Reviewed by Lee Hill

While there is a lot of fun to be had with the new Mission Impossible installment, summer film going is also about counter-programming. And few films achieve this with such calm panache as The Heiresses. This quietly assured debut feature by Marcelo Martinessi won best actress and best film at the Berlin Film Festival, earlier this year. While it does not quite achieve greatness – in part because it captures aging and loneliness all too well to be dramatically satisfying at times – it never feels false thanks to the astute casting.

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Film Review: The Negotiator

Reviewed by Lee Hill

It’s never a good sign when a film first appears at a creative friendly place like the Sundance Film Festival and then undergoes a change of title when it surfaces at your local multiplex. This is the case of The Negotiator, a ripped from “today’s headlines” (well, 70s/80s Lebanon to be exact) thriller, with a hardboiled take on Middle East realpolitk. Originally called Beirut, The Negotiator stars Jon Hamm as Mason Skiles, an idealistic American diplomat in the city circa 1972, whose life is turned upside down during a terrorist attack on his adopted home. Not only does he lose his wife, but he also loses a near adopted son, 13-year-old Karim, who turns out to be the younger brother of a key PLO member on the run.

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Film Review: Sicilian Ghost Story

Reviewed by Zoe Margolis

Based on the true story of Giuseppe Di Matteo, the teenage boy who was kidnapped by the Sicilian Mafia in the 1990s, and held captive for two years to prevent his father, another Mafia figure, from testifying against them in court, Sicilian Ghost Story wraps this real-life event into a fictional fantasy involving a teenage girl who is intent on finding the missing boy.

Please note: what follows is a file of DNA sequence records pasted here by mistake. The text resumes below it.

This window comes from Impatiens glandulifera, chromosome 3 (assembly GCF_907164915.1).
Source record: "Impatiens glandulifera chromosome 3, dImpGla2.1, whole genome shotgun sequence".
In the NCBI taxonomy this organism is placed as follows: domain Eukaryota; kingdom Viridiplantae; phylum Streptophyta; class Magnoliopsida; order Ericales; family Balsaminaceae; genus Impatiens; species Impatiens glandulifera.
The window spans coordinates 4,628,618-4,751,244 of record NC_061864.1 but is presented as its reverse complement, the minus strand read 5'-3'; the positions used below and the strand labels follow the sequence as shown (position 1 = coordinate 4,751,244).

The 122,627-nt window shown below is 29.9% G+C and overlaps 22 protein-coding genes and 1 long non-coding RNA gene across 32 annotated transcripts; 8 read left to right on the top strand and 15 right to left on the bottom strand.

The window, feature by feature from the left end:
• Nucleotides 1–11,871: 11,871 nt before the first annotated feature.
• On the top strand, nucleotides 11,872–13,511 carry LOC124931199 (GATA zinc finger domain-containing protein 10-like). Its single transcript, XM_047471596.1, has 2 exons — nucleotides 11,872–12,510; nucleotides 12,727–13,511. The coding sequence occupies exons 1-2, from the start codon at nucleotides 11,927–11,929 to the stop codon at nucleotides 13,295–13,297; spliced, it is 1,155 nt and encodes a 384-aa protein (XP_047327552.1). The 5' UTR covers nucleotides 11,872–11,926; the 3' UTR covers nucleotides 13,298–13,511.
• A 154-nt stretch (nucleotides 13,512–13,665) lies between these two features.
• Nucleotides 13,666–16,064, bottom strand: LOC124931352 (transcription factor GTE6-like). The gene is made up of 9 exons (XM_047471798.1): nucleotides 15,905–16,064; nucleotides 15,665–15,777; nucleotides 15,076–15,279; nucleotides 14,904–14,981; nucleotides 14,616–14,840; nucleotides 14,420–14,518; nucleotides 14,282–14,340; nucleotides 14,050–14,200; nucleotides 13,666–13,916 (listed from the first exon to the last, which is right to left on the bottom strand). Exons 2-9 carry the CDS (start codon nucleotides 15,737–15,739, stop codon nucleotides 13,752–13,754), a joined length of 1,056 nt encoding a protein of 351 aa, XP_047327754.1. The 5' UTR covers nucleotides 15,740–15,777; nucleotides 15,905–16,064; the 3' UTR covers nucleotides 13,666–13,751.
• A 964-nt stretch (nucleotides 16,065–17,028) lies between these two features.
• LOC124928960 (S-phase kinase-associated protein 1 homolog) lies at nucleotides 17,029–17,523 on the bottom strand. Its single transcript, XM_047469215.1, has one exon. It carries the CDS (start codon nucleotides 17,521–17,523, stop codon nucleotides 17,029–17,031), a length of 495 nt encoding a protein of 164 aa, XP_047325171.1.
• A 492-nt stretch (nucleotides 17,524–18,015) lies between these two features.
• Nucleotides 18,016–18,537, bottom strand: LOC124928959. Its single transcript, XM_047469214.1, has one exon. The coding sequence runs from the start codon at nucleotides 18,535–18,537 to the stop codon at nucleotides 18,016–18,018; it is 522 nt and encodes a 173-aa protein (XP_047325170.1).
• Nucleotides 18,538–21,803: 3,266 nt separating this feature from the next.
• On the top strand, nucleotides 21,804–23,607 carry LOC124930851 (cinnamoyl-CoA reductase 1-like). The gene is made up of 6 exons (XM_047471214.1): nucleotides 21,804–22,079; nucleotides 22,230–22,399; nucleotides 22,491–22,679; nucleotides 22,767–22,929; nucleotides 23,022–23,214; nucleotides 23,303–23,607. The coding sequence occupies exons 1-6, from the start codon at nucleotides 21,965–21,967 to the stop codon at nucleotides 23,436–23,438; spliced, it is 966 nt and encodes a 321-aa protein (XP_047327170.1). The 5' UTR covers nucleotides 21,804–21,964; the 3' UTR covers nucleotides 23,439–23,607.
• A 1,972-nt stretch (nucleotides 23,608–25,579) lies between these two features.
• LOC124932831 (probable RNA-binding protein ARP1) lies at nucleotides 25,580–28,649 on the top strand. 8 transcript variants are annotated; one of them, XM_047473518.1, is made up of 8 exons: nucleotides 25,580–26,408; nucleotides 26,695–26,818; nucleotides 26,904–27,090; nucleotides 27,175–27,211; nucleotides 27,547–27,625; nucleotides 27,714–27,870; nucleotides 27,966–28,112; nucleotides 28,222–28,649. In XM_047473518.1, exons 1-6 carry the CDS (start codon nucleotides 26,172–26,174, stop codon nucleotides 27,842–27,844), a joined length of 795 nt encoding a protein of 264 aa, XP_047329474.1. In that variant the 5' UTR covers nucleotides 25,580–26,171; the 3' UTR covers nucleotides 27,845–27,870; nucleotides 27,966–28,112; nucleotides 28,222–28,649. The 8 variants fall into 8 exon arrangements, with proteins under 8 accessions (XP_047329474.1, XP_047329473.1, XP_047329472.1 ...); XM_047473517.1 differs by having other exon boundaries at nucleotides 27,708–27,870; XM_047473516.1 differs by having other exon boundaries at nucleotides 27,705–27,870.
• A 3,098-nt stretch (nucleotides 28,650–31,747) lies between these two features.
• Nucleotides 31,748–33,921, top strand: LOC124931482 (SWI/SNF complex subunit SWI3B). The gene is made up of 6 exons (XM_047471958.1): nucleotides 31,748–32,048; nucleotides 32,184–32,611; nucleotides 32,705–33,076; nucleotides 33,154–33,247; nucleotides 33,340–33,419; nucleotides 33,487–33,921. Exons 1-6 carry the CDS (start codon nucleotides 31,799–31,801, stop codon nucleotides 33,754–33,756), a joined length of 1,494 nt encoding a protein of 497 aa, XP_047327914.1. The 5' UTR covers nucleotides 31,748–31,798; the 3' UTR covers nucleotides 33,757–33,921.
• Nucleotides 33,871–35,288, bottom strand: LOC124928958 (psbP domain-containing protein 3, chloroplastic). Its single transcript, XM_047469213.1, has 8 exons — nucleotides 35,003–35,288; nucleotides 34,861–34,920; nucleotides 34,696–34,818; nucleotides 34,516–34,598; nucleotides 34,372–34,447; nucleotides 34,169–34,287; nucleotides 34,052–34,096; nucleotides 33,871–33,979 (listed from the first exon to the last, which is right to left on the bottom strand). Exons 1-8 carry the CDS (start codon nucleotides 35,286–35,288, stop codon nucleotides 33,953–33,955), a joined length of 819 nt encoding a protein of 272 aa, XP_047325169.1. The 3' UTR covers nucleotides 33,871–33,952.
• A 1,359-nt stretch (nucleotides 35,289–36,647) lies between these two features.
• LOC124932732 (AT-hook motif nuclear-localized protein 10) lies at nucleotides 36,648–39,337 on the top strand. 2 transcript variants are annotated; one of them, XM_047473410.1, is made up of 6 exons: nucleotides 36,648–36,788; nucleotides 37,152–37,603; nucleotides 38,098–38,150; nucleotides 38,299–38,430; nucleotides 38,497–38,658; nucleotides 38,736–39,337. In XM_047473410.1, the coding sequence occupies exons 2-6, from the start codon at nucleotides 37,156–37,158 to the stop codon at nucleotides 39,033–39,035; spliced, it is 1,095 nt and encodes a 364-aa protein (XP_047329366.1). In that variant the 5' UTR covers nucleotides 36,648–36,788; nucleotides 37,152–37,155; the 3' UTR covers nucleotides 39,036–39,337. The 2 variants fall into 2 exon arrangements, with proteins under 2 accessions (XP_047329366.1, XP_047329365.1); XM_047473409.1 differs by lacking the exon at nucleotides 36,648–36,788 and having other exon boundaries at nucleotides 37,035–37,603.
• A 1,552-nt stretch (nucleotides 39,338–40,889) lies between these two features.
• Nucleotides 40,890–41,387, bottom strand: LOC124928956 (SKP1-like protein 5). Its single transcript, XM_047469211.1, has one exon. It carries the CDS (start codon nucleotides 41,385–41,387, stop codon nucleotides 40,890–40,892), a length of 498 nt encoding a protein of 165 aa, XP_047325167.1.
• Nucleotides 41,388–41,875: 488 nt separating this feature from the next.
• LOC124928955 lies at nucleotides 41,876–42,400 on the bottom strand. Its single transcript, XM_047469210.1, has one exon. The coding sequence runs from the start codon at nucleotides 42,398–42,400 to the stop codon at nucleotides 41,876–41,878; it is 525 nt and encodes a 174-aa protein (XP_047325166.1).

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The Big Bad Fox and Other Tales

Reviewed by Lee Hill

It has become a critical truism in recent years to suggest that the most successful animated films appeal both to adults as well as children. Hasn’t this always been the case? Since Mickey Mouse appeared in Walt Disney’s debut short, Steamboat Willie (1928), Max Fleishman’s Popeye (from the comic strip created by EC Segar) and George Herriman’s Krazy Kat, cartoons have often had a cross-generational appeal tapping into our common need to laugh, indulge flights of fancy and escape into narratives that have the flow of dreams.

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Film Review: Heathers Reissue

Reviewed by Lee Hill

First released in the autumn of 1988, Heathers was the little teen suicide film that could. Produced by New World Pictures, a company founded by Roger Corman to nurture everything from Bergman’s Cries and Whispers to Slumber Party Massacre, Heathers was shot over 33 days for $3 million, and it made Winona Ryder and Christian Slater stars for much of the 90s. Focusing on a clique of beautiful high school girls, all with the same name, the “Heathers” use their good looks, popularity and penchant for sadistic pranks to terrorize their classmates.